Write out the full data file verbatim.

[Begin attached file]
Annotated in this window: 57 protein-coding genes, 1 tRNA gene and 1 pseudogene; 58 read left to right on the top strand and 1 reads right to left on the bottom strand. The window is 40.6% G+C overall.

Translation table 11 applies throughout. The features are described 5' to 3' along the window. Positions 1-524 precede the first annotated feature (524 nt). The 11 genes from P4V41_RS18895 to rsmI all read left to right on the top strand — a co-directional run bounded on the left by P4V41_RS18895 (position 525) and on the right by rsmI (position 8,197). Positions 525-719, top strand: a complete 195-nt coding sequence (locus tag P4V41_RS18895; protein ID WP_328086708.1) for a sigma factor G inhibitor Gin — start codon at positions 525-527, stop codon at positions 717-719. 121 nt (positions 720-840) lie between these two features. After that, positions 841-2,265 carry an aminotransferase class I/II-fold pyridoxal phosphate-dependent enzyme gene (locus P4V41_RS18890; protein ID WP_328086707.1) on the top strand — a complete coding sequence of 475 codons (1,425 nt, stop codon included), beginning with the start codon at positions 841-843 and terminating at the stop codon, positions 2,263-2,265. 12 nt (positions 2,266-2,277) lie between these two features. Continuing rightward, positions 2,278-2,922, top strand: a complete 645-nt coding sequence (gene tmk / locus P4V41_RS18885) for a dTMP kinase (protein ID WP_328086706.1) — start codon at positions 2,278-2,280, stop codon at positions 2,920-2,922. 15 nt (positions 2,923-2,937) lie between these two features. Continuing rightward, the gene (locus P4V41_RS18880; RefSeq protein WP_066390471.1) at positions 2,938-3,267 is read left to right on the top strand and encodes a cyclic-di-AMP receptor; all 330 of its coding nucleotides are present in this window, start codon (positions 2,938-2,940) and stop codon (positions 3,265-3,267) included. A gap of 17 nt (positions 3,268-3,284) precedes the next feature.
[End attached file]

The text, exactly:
Annotated in this window: 57 protein-coding genes, 1 tRNA gene and 1 pseudogene; 58 read left to right on the top strand and 1 reads right to left on the bottom strand. The window is 40.6% G+C overall.

Translation table 11 applies throughout. The features are described 5' to 3' along the window. Positions 1-524 precede the first annotated feature (524 nt). The 11 genes from P4V41_RS18895 to rsmI all read left to right on the top strand — a co-directional run bounded on the left by P4V41_RS18895 (position 525) and on the right by rsmI (position 8,197). Positions 525-719, top strand: a complete 195-nt coding sequence (locus tag P4V41_RS18895; protein ID WP_328086708.1) for a sigma factor G inhibitor Gin — start codon at positions 525-527, stop codon at positions 717-719. 121 nt (positions 720-840) lie between these two features. After that, positions 841-2,265 carry an aminotransferase class I/II-fold pyridoxal phosphate-dependent enzyme gene (locus P4V41_RS18890; protein ID WP_328086707.1) on the top strand — a complete coding sequence of 475 codons (1,425 nt, stop codon included), beginning with the start codon at positions 841-843 and terminating at the stop codon, positions 2,263-2,265. 12 nt (positions 2,266-2,277) lie between these two features. Continuing rightward, positions 2,278-2,922, top strand: a complete 645-nt coding sequence (gene tmk / locus P4V41_RS18885) for a dTMP kinase (protein ID WP_328086706.1) — start codon at positions 2,278-2,280, stop codon at positions 2,920-2,922. 15 nt (positions 2,923-2,937) lie between these two features. Continuing rightward, the gene (locus P4V41_RS18880; RefSeq protein WP_066390471.1) at positions 2,938-3,267 is read left to right on the top strand and encodes a cyclic-di-AMP receptor; all 330 of its coding nucleotides are present in this window, start codon (positions 2,938-2,940) and stop codon (positions 3,265-3,267) included. A gap of 17 nt (positions 3,268-3,284) precedes the next feature.